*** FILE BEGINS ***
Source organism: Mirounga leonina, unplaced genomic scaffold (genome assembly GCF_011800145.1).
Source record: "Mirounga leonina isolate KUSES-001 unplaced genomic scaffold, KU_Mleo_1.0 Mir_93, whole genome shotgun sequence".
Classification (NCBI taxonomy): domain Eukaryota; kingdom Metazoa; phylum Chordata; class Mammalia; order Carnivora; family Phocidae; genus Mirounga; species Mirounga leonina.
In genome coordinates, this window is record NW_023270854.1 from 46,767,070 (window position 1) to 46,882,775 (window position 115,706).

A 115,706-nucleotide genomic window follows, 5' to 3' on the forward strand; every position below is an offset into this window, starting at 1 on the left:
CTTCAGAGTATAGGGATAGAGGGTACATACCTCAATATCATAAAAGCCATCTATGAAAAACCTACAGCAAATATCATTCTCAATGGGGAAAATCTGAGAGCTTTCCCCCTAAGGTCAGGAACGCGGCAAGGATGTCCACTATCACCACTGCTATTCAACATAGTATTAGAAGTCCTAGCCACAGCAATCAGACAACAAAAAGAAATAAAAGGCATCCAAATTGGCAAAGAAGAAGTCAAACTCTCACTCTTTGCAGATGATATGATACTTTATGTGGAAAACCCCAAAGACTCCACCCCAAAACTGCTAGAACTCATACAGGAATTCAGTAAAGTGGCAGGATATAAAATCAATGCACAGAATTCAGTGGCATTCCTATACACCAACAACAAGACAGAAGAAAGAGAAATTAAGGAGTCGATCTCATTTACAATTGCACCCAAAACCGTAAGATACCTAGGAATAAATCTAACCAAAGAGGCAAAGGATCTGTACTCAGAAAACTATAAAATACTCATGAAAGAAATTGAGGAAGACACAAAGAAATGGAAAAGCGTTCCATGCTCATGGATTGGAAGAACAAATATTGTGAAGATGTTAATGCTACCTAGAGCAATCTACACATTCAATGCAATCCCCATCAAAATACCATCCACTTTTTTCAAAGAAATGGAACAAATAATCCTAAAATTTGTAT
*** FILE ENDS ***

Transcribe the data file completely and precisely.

Source organism: Mirounga leonina, unplaced genomic scaffold (genome assembly GCF_011800145.1).
Source record: "Mirounga leonina isolate KUSES-001 unplaced genomic scaffold, KU_Mleo_1.0 Mir_93, whole genome shotgun sequence".
Classification (NCBI taxonomy): domain Eukaryota; kingdom Metazoa; phylum Chordata; class Mammalia; order Carnivora; family Phocidae; genus Mirounga; species Mirounga leonina.
In genome coordinates, this window is record NW_023270854.1 from 46,767,070 (window position 1) to 46,882,775 (window position 115,706).

A 115,706-nucleotide genomic window follows, 5' to 3' on the forward strand; every position below is an offset into this window, starting at 1 on the left:
CTTCAGAGTATAGGGATAGAGGGTACATACCTCAATATCATAAAAGCCATCTATGAAAAACCTACAGCAAATATCATTCTCAATGGGGAAAATCTGAGAGCTTTCCCCCTAAGGTCAGGAACGCGGCAAGGATGTCCACTATCACCACTGCTATTCAACATAGTATTAGAAGTCCTAGCCACAGCAATCAGACAACAAAAAGAAATAAAAGGCATCCAAATTGGCAAAGAAGAAGTCAAACTCTCACTCTTTGCAGATGATATGATACTTTATGTGGAAAACCCCAAAGACTCCACCCCAAAACTGCTAGAACTCATACAGGAATTCAGTAAAGTGGCAGGATATAAAATCAATGCACAGAATTCAGTGGCATTCCTATACACCAACAACAAGACAGAAGAAAGAGAAATTAAGGAGTCGATCTCATTTACAATTGCACCCAAAACCGTAAGATACCTAGGAATAAATCTAACCAAAGAGGCAAAGGATCTGTACTCAGAAAACTATAAAATACTCATGAAAGAAATTGAGGAAGACACAAAGAAATGGAAAAGCGTTCCATGCTCATGGATTGGAAGAACAAATATTGTGAAGATGTTAATGCTACCTAGAGCAATCTACACATTCAATGCAATCCCCATCAAAATACCATCCACTTTTTTCAAAGAAATGGAACAAATAATCCTAAAATTTGTAT